This post is a departure from our usual Dragons at Work fare, because I want to encourage you to read Anat Baniel’s  Kids Beyond Limits – here’s why…

Each year millions of children are diagnosed with autism, ADHD, Cerebral Palsy and other developmental disorders. Parents of these children want to know, “What is possible for my child?” Often the answers they get from physicians are devastating. I know of one child, whom I’ll call Jacob, who contracted meningitis at three months old and then developed encephalitis. His neurologist solemnly delivered the diagnosis and prognosis to the mother. “Your child has cerebral palsy. He will never walk or talk.”

I can only imagine how difficult it is to not only hear such a pronouncement, but to deliver it. The neurologist based his prognosis on scientific research. He did not believe it was pessimistic. Rather than give Jacob’s parents false hope, he thought it best to deliver the hard news straight.

By contrast, the waiting room at the Anat Baniel Center is a friendly and hopeful place. On a visit there I met a delightful six year old boy. By the graceful way he moved and his willingness to engage me in conversation, I assumed he was not a student of Anat’s. Perhaps he had a brother or sister who was being helped. Aside from the fact that he was especially alert and nearly luminously happy, he appeared completely normal.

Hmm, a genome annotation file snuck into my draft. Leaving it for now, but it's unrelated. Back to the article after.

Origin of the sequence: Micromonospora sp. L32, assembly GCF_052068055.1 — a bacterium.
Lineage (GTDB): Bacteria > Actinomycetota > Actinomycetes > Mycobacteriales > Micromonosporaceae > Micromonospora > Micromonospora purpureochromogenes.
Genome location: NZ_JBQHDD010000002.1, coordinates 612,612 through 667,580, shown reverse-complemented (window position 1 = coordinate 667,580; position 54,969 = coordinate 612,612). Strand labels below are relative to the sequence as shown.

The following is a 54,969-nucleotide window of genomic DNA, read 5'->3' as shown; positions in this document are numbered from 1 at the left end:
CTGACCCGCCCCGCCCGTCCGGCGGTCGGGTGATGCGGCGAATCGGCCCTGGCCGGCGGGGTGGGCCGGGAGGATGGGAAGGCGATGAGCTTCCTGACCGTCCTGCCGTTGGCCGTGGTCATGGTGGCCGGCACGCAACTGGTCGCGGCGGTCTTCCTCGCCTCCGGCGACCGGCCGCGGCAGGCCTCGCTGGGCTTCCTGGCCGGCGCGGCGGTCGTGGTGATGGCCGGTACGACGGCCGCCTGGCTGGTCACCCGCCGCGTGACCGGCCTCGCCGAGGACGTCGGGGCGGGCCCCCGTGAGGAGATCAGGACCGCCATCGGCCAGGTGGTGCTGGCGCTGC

Later I learned that this child was Jacob, the same child whose dismal prognosis so alarmed his mother. He walks and talks… fluently in three languages.

This extraordinary outcome was not a fluke. Not only can Anat Baniel reliably work these miracles, but practitioners trained by her achieve them as well. I find this remarkable. One can find rare practitioners of an art whose results defy explanation, but even more rare are the magicians who can not only articulate the principles by which they achieve results, they can transfer that mastery to others.

Through her new book, Kids Beyond Limits, Anat Baniel has extended her teaching to parents of children with special needs. Through reading this short volume, parents can develop the skills and the confidence to make a tremendous difference in the trajectory of their children’s path toward optimal functioning. It is also an invaluable and inspirational parenting manual for parents of normal children.

I mention Anat Baniel’s work in this blog for three reasons:

1. You may know (or be) a parent of a child with special needs. In that case, this book will change lives.

2. I recommend Anat’s work to my executive coaching clients. The same principles that work miracles with children produce astonishing results in high functioning adults. I believe leadership is a performing art, and possessing a body-mind brimming with vitality and mental acuity can make all the difference for an executive. Anat has produced excellent DVD’s which make home study easy. Using these DVDs has also enabled many people to eliminate chronic back, shoulder, and neck pain.

3. Anat Baniel’s work has done wonders for me. Not only has it improved my athletic performance, it has made me a better learner. I am more curious, more inventive, more acutely aware of my sensory experience, and more enthusiastic. Having studied her method for three years now, I understand why her work awakens such disparate and delightful qualities of experience.

One last point: the Anat Baniel Method appears deceptively simple. It looks a little like yoga or physical therapy, and because of that people may miss its unique power to change the brain. If Jacob’s mother had taken him to a physical therapist, the neurologist’s prognosis would have been confirmed. Instead, having found Anat Baniel, he will lead a normal life.